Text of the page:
In recent memory, some of the most entertaining and influential music moments have come from viral social media sound bites rather than the actual work artists are creating. Last fall I wrote about an Instagram rant by Baltimore native comedian Jess Hilarious that inspired OG Baltimore club producer DJ Boo Man to take her hometown-praising clip and turn it into a textbook, vulgar and hilarious hard hitter reminiscent of some of the genre's iconic eras. Over the Memorial Day weekend — just an hour south of Baltimore — another viral moment was given the remix treatment when a series of Instagram stories from D.C. rapper Shy Glizzy were scoped out by 24-year-old go-go producer Eddie Ambition.
Last week, rapper and former Glizzy affiliate Young Jose released a song in which he took shots at Shy, saying that the Southeast D.C. rapper was barred from returning to his home neighborhood of 37th St. The song made local waves, leaving fans to wonder if Glizzy would respond through song. Despite the warnings from Jose, Glizzy decided to pull back up to the neighborhood and document parts of the trip. In the series of videos, he hilariously referenced classic Soulja Boy antics ("Niggas said Glizzy can't come to the hood"), flashed his Richard Millie watch, and had the local ice cream lady proclaim that he ran the neighborhood.
Much like Jose's song, Glizzy's IG posts were circulated throughout the DMV area and two days later, local go-go producer Eddie Ambition released "Who Run 37th," a pounding track that uses Shy's vocals, along with clips from people reacting on the internet. The three-minute track starts off with clips from local Youtube personality DMV Hoodz and News's post about the ordeal. It then goes full force, bringing in the genre's heavily-cherished timbales before looping Glizzy's aforementioned flex throughout. The song's title is the exact question Glizzy asked the ice cream truck driver — which is also looped throughout the track.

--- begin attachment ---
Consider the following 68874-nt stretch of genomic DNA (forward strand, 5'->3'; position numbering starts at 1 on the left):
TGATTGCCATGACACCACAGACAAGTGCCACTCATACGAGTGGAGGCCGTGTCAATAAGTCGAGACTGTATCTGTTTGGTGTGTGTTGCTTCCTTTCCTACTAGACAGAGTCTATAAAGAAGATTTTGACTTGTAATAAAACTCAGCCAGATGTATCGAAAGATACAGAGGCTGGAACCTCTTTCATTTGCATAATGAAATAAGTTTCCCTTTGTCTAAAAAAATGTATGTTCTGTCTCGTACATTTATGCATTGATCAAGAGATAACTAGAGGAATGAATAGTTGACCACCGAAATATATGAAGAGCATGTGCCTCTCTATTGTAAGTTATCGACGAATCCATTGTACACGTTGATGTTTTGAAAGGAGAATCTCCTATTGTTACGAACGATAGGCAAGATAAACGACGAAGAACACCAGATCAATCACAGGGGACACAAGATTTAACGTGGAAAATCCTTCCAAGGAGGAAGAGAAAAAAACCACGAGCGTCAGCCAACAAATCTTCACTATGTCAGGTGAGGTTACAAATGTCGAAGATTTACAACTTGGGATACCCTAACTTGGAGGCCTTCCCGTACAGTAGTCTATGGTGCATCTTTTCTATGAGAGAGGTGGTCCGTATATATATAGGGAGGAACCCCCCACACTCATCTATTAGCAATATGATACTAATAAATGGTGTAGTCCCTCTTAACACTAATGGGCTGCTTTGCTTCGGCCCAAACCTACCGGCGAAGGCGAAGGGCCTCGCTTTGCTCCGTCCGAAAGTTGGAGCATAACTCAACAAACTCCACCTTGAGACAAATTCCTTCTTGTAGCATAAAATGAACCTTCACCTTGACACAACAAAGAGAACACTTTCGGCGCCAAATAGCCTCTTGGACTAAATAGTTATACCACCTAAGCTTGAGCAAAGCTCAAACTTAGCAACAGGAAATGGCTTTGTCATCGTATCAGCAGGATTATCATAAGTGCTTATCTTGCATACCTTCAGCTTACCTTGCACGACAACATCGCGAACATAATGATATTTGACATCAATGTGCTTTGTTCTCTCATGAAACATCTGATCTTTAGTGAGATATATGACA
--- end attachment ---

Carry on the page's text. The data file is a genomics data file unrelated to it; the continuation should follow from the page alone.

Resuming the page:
The song is not only something of note because of its sonic qualities, but it also suggests a new potential shift in the way go-go is approached by young producers in the DMV. From its inception, go-go has made its mark by adding a funky, localized twist to already-popular tracks from nationally-recognized artists. But what distinguishes Eddie Ambition's approach to "Who Run 37th" is that go-go tracks are hardly — if ever — built solely from viral sound bites. It's a concept that Ambition first toyed around with in late 2017.
“I gotta credit DMV Hoodz and News because he started it with the 'Chicken Nugget' little remix we did at first," Ambition said during a recent phone call. In 2017, a video of DC-area teens cracking jokes on a police officer (most notably comparing his bald head to a chicken nugget) went viral and Ambition was pushed to make something of it. "He told me one time, I think that right there can be your wave. You taking these clips and chopping them up on a go-go beat could be something that’ll work for you. After he told me that, I was doing regular remixes still. Then I did the Shy Glizzy joint and I was like Ok, you probably was right."
The timing for a track like this couldn't be much more aligned either. For the past two months, Black residents of the D.C. Metropolitan Area have been organizing peaceful protests in the form of go-go concerts to combat complaints from transplants. One of the main worries typically expressed online from the community is that there is a fear that — due to a combination of gentrification and kids being more attracted to rap now — young people will not appreciate or value go-go the way previous generations have. But with the foundation of "Chicken Nugget" and "Who Run 37th" being IG videos that young kids were already engaging with, there's a significant amount of promise. It also doesn't hurt that Ambition remixes songs from rising DMV artists, like popular teen rapper Xanman.
“This would be the most reception [I've ever gotten] in a short amount of time for sure,” Ambition said. “With the youth, I definitely noticed it was a lot of young people that was making this move. The older people came later — like 12 and 13 year olds. That was a fear for me, that the younger generation wouldn’t know about go-go or forget about it.” What makes "Who Run 37th" such a rewarding experience of a listen is that it directly speaks to a base of people who recognize what it references immediately, which feeds into the insulated and highly-protective nature of go-go anyway. Now, the youth may have a new blueprint on how to extend the life of the genre on their own terms.